We said our Fajr prayer and left Madina after breakfast. We were on the correct highway in no time and then there was just the long drive back to Riyadh. One of Uncles got in touch with us from there and prompted us to go straight to their place and not where we stayed in our previous stay there. The landscape kept changing during the drive and we passed different types of deserts with sand of different textures. There were some mountain areas with single hills of extra ordinary sculptures. Then we passed through some farms lands etc. Late afternoon we entered Riyadh and followed Uncles directions to make it to their place to settle in. We were going to meet some more family members the next day. We had a great meal at night and then crashed to take some rest.

Day 10
After the breakfast Uncle took us for a city tour and drove us through the whole city. We stopped at some old fort and museum in 50 degrees heat. The day was extremely hot. We came back home in the afternoon and had lunch. One of our cousins Samir joined us with his family; I met him for the first time.

After a chit chat we said goodbye to them drove towards Dhahran Aramco to meet two of our cousins living there. The third would visit us from Bahrain while we would stay at Dhahran.

The drive was just 3.5 hours so a short drive as per our routine for the trip. We made it to Aramco and registered ourselves there to enter their fortress created by the Americans some 40 years back to milk the Saudis for their wealth – The Oil. This was a State within State and the only place in the whole of Saudi where women could drive. They have everything of their own and it is a mini America with in Saudi Arabia. The houses are just like they are in many States of the US, the speed limits are followed promptly, Saudis stop at the STOP signs diligently etc. etc. Ironical indeed!!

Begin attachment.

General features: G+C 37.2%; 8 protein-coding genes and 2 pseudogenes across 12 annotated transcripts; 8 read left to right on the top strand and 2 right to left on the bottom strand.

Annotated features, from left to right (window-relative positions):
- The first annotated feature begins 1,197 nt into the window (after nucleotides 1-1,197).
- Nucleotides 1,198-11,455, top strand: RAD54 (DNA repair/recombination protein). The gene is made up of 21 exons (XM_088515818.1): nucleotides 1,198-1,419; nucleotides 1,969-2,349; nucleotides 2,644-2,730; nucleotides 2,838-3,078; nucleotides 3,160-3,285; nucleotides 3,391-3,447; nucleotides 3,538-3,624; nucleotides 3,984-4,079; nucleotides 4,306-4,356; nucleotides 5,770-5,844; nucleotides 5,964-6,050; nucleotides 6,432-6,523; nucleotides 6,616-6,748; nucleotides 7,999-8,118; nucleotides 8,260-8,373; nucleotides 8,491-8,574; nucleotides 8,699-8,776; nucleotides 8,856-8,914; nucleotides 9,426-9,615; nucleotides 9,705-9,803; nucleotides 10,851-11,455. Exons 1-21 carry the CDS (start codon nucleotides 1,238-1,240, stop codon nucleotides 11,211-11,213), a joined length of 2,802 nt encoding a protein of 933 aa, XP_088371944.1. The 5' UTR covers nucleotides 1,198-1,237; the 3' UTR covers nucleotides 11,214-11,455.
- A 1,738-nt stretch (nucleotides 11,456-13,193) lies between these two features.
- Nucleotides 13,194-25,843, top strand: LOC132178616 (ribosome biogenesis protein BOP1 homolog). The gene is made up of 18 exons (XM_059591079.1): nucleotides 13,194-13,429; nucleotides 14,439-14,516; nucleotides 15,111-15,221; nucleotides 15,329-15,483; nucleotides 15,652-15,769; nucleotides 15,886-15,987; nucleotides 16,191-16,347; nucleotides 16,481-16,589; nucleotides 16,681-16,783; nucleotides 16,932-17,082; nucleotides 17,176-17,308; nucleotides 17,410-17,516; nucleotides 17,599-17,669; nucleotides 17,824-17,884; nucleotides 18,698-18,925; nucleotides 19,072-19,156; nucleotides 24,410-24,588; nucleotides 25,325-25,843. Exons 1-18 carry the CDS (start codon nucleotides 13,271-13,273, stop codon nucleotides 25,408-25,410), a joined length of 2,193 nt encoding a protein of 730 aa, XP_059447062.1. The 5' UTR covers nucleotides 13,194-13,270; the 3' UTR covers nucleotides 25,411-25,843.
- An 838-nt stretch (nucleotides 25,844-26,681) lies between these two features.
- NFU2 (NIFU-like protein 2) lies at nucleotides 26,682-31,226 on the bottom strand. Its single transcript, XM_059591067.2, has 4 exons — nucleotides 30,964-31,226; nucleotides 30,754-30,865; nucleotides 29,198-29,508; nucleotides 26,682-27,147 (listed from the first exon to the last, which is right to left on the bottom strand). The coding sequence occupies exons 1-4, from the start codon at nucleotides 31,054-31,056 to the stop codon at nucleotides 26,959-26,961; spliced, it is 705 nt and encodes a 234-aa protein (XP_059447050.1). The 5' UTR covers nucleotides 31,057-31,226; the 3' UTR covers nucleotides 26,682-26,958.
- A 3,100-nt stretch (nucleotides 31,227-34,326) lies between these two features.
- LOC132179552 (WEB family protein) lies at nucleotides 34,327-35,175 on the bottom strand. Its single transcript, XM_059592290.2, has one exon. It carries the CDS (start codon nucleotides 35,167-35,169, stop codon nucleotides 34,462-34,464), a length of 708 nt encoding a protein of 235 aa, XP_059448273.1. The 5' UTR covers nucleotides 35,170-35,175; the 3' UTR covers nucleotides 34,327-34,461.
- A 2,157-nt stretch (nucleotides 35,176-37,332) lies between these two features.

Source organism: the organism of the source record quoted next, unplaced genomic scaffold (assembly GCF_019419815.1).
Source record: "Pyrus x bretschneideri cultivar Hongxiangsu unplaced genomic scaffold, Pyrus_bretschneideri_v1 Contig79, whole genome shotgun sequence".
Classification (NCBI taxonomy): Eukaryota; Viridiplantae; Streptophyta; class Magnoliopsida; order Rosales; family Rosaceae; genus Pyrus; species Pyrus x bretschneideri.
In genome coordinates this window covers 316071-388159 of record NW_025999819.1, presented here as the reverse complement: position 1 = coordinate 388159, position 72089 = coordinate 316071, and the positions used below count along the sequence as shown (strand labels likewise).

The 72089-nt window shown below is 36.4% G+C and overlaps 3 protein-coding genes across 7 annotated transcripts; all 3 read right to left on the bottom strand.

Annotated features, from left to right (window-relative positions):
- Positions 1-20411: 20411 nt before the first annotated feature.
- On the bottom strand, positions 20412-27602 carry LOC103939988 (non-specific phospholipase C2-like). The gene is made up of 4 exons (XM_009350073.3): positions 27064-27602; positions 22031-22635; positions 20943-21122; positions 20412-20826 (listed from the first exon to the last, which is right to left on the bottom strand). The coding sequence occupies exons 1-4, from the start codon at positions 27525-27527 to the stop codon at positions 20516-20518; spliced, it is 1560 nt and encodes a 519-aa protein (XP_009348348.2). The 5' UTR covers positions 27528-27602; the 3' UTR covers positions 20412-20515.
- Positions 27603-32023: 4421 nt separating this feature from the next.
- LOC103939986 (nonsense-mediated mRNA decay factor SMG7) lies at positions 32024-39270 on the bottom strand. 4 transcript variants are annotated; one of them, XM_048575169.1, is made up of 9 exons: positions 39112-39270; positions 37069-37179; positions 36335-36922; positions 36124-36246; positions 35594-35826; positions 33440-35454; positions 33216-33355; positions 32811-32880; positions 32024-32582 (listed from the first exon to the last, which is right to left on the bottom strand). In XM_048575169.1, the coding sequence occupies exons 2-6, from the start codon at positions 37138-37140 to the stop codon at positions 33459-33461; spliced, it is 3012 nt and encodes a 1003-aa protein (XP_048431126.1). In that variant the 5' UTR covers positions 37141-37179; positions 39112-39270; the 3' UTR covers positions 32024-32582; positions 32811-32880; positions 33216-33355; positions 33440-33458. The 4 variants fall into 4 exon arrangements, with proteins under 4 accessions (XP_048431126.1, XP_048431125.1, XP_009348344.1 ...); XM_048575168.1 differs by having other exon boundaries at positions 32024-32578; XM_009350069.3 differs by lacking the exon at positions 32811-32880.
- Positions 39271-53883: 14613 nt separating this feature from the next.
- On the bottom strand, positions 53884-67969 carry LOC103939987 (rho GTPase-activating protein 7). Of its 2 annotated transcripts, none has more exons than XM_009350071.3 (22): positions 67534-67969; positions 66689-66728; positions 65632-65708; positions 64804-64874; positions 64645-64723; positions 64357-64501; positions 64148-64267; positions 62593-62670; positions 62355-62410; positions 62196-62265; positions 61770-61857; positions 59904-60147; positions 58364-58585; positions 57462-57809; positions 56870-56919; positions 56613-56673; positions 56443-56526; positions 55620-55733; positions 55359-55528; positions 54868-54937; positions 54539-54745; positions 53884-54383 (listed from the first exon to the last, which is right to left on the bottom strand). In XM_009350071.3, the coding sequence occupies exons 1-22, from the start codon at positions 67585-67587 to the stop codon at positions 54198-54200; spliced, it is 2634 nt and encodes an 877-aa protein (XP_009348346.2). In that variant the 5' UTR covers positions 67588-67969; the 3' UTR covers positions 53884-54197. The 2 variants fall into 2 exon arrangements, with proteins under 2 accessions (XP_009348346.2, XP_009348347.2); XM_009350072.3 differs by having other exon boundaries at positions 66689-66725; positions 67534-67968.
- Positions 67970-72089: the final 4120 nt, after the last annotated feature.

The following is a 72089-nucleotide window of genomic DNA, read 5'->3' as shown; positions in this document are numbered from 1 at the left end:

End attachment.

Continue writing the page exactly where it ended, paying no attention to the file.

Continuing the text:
We settled at our cousins place Ejaz and had a very delicious dinner. Although there were too many things cooked so it was hard to do any kind of justice. We had a long chat before sleeping!

DAY 11
First day of Ramadan! We got up at Sahoor time and had our Sahri, today was the first Roza (Fast) and the Holy month had started prompting us to go back home.

The hot day was spent having a city tour with our cousin. We also drove half way on the bridge that joins Saudi with Bahrain, it is still considered to be the longest bridge in the ocean.